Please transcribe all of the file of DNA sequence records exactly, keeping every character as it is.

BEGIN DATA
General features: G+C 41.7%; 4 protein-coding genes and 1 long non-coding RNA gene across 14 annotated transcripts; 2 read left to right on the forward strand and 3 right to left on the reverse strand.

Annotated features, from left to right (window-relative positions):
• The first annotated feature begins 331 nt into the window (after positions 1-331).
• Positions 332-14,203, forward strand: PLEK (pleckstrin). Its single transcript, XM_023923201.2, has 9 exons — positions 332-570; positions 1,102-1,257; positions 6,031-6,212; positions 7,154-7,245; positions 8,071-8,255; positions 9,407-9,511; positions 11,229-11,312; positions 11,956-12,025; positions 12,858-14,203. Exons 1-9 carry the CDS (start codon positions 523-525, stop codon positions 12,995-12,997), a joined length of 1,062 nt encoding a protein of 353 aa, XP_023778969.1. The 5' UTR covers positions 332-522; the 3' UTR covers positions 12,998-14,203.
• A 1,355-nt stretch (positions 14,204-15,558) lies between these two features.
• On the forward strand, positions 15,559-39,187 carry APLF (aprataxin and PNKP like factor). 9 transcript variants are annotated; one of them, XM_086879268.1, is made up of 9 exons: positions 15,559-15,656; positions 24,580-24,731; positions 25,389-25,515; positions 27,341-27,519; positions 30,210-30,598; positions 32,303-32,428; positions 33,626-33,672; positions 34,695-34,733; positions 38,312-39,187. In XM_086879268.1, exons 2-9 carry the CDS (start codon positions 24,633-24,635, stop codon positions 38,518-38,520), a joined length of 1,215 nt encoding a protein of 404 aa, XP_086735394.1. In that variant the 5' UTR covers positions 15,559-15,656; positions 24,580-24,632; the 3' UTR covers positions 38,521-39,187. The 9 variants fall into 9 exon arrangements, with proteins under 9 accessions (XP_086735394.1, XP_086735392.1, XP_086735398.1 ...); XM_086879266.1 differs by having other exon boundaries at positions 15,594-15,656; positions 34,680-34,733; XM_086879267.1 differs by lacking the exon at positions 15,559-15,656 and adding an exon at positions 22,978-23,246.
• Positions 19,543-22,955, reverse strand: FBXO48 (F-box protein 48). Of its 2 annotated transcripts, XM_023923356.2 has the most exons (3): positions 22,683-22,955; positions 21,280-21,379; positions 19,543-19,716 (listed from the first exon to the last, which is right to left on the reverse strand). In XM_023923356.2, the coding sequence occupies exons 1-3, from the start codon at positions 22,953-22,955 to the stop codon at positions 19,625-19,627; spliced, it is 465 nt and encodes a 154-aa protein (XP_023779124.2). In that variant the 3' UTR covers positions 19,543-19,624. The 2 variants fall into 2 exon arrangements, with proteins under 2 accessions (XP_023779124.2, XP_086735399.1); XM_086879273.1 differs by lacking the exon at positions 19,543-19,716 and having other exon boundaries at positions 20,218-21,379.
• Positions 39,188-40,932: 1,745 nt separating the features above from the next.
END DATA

General features: G+C 41.7%; 4 protein-coding genes and 1 long non-coding RNA gene across 14 annotated transcripts; 2 read left to right on the forward strand and 3 right to left on the reverse strand.

Annotated features, from left to right (window-relative positions):
• The first annotated feature begins 331 nt into the window (after positions 1-331).
• Positions 332-14,203, forward strand: PLEK (pleckstrin). Its single transcript, XM_023923201.2, has 9 exons — positions 332-570; positions 1,102-1,257; positions 6,031-6,212; positions 7,154-7,245; positions 8,071-8,255; positions 9,407-9,511; positions 11,229-11,312; positions 11,956-12,025; positions 12,858-14,203. Exons 1-9 carry the CDS (start codon positions 523-525, stop codon positions 12,995-12,997), a joined length of 1,062 nt encoding a protein of 353 aa, XP_023778969.1. The 5' UTR covers positions 332-522; the 3' UTR covers positions 12,998-14,203.
• A 1,355-nt stretch (positions 14,204-15,558) lies between these two features.
• On the forward strand, positions 15,559-39,187 carry APLF (aprataxin and PNKP like factor). 9 transcript variants are annotated; one of them, XM_086879268.1, is made up of 9 exons: positions 15,559-15,656; positions 24,580-24,731; positions 25,389-25,515; positions 27,341-27,519; positions 30,210-30,598; positions 32,303-32,428; positions 33,626-33,672; positions 34,695-34,733; positions 38,312-39,187. In XM_086879268.1, exons 2-9 carry the CDS (start codon positions 24,633-24,635, stop codon positions 38,518-38,520), a joined length of 1,215 nt encoding a protein of 404 aa, XP_086735394.1. In that variant the 5' UTR covers positions 15,559-15,656; positions 24,580-24,632; the 3' UTR covers positions 38,521-39,187. The 9 variants fall into 9 exon arrangements, with proteins under 9 accessions (XP_086735394.1, XP_086735392.1, XP_086735398.1 ...); XM_086879266.1 differs by having other exon boundaries at positions 15,594-15,656; positions 34,680-34,733; XM_086879267.1 differs by lacking the exon at positions 15,559-15,656 and adding an exon at positions 22,978-23,246.
• Positions 19,543-22,955, reverse strand: FBXO48 (F-box protein 48). Of its 2 annotated transcripts, XM_023923356.2 has the most exons (3): positions 22,683-22,955; positions 21,280-21,379; positions 19,543-19,716 (listed from the first exon to the last, which is right to left on the reverse strand). In XM_023923356.2, the coding sequence occupies exons 1-3, from the start codon at positions 22,953-22,955 to the stop codon at positions 19,625-19,627; spliced, it is 465 nt and encodes a 154-aa protein (XP_023779124.2). In that variant the 3' UTR covers positions 19,543-19,624. The 2 variants fall into 2 exon arrangements, with proteins under 2 accessions (XP_023779124.2, XP_086735399.1); XM_086879273.1 differs by lacking the exon at positions 19,543-19,716 and having other exon boundaries at positions 20,218-21,379.
• Positions 39,188-40,932: 1,745 nt separating the features above from the next.